Enrique Lores: Sure. So let me start and maybe Tim wants to make a few comments afterwards. So I think you highlighted the key points. We saw for the first time in eight quarters growth in the PC business. And really commercial is the highlight of the quarter that performed even better than we were expecting. It was fairly consistent between North America and Europe and between enterprise and SMB. So probably the key thing is that was not one segment, was across this segment while we continue to see weakness in Asia, especially in China. Probably some of the underlying factors that we have seen, the drivers of this is the need to refresh the installed base as it has been aging and especially as we look at the second half, when we look at the funnel of opportunities that we see that is significantly bigger than what we had last year. And also the fact that we are starting to see some deals driven by Windows 11 Refresh. This is what we are reflecting in the projections that we have for the second half where we expect this momentum to continue. Also on the -- for the second half, we expect the federal business and this is how US focused comment will also improve because during the first half, the business was impacted by the budget discussions and as some of them have been released, we expect the federal business to also be stronger in the second half.

Michael Ng: Excellent. Thank you for all that color, Enrique. And then just as a quick follow-up, it was helpful to hear about the inventory increase due to strategic buys. I was just wondering if you could refresh us on your philosophy and strategy around those component purchases. Said differently, how far in advance are you buying some of these components? When would we see more market rate component flow through the P&L? Thank you.

Tim Brown: Yeah, sure. This is Tim. I'll take that one. We haven't changed our philosophy or our strategy with respect to strategic buys. We'll continue to kind of evaluate them based on the opportunities that present themselves. And if it makes financial sense for us, we'll take those. I mean, certainly that is something that we try and do and offset from an operational standpoint by making our operational inventory more efficient and utilize that more efficient. So I think that just underscores our commitment to efficient inventory management. And I think as we look forward, we'll continue to do that.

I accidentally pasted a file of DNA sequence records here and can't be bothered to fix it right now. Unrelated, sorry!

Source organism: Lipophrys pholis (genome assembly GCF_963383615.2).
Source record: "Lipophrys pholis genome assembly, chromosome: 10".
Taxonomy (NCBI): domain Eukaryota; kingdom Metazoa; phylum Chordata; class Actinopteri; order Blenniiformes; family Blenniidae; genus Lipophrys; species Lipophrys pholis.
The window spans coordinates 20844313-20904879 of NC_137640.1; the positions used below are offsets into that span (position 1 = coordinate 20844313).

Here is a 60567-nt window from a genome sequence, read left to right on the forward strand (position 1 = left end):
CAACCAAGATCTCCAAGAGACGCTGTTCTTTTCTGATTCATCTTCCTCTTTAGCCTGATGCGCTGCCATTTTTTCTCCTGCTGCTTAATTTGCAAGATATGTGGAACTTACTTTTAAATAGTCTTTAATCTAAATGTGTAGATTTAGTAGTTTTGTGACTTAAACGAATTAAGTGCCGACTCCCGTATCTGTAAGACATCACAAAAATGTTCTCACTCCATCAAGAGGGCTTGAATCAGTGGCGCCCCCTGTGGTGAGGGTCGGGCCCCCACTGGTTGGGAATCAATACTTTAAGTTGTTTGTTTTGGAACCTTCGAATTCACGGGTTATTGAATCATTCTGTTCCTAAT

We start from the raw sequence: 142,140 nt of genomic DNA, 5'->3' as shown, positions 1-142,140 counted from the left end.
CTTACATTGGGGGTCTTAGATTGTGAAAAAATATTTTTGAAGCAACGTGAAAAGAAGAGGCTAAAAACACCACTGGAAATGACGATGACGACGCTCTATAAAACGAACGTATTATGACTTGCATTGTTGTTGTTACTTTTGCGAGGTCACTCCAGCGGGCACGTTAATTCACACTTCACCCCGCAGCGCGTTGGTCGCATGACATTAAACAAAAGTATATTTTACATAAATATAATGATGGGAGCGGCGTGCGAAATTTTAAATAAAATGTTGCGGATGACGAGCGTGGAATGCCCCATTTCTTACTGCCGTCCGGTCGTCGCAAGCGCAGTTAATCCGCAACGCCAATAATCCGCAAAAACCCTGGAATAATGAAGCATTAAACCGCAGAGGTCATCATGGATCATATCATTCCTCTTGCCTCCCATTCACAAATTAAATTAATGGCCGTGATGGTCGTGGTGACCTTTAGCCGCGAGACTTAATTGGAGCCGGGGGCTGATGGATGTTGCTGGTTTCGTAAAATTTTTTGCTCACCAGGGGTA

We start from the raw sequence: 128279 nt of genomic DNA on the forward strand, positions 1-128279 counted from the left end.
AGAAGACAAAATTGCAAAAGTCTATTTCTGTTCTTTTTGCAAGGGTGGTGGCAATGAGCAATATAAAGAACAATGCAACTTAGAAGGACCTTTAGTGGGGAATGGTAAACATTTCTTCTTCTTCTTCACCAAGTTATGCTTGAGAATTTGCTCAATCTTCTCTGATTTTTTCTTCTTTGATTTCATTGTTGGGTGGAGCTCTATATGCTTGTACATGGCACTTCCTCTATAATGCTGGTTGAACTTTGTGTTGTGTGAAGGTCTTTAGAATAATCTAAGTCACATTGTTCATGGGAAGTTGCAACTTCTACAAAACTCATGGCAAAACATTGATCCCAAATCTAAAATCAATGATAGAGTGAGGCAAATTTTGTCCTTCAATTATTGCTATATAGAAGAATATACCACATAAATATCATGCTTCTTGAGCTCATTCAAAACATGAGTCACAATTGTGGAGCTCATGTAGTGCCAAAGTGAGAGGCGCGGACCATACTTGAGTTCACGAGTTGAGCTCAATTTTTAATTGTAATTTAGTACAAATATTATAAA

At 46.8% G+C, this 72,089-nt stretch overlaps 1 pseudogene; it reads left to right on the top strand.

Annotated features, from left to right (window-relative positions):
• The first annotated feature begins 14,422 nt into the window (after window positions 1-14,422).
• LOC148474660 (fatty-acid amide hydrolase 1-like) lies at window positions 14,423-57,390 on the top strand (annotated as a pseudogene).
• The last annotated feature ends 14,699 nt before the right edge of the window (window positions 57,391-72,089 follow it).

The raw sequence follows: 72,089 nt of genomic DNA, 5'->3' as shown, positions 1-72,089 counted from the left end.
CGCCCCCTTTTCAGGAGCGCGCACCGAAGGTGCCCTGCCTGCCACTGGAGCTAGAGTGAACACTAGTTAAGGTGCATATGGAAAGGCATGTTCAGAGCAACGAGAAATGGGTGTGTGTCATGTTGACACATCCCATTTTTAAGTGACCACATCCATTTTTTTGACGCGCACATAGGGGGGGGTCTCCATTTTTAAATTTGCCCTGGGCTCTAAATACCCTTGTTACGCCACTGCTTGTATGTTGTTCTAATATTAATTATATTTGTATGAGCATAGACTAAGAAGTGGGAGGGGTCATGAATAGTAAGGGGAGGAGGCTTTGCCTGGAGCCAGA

Enrique Lores: And there is not a predetermined view in terms of how many months or really looking at the impact they will have in the P&L and our ability to consume those products in a reasonable amount of time.

Michael Ng: Great. Thank you, Enrique. Thank you, Tim.

Enrique Lores: Thank you.

Operator: Your next question comes from Amit Daryanani with Evercore ISI. Please go ahead.

Unidentified Analyst: Hey guys, thanks for taking the question. This is Chen on for Amit. I just had a question on the commentary about AI PCs that you talked about on the call. We're obviously hearing a lot about AI PCs across the supply chain heading into the second half of the year. How are you thinking about the adoption curve of these AI PCs? And really because there hasn't been a killer app introduced yet, how should we think about the mix of AI PCs versus non-AI PCs and your units shipped in the back half of the year? And how should we think about the AI -- the ASP tailwinds from these AI PCs in fiscal '24 and '25?

Enrique Lores: Sure. We've seen that the penetration of AI PCs is going to be growing over time. This year, we have products coming both from the first-generation that we announced in January and February and for the next-generation that we just announced a couple of weeks ago. If we look at the total of both, we expect that the -- they will represent around 10% of the shipments for the second half. That's how we are quantifying that. But really, the impact will be more relevant in '25 and in '26. In fact, we expect that AI PCs and at that point will be our new-generation will be between 40% and 60% of our sales three years after launch. That's kind of how we're looking at that. And as we have discussed before, we continue to believe that they will drive an improvement in average selling price of between 5% and 10%.

Unidentified Analyst: Great. Thanks for the color.

Enrique Lores: Thank you.

Operator: Your next question comes from Wamsi Mohan with Bank of America. Please go ahead.

Wamsi Mohan: Yes, thank you so much. Enrique, I was wondering if you could expand a little more on the comment on signs of commercial recovery in PS. I think you said partially driven by adoption of Win 11. How much would you characterize? Have you seen any real traction yet on Win 10 end-of-life support driven strength or perhaps if you could characterize it even from a COVID refresh perspective or anything else, any color there would be helpful. And I have a follow-up.

Enrique Lores: Sure. As you know, Wamsi, this was one of the assumptions that we had at the beginning of the year that Windows 11 Refresh would be impacting the results on the second half. And we are starting to see that, not so much on the numbers for Q2, but yes, in the funnel that we are starting to see and the opportunities that many of our large enterprise customers are starting to bring us. It's clearly starting to happen. During Q2, Microsoft published dates and cost to support the previous operating systems and this always creates an acceleration of the process and this is what we have started to see. In parallel to that, as you mentioned, clearly, the installed base has been aging during the last two, three years and we think this is also impacting the strength that we are starting to see on the commercial side.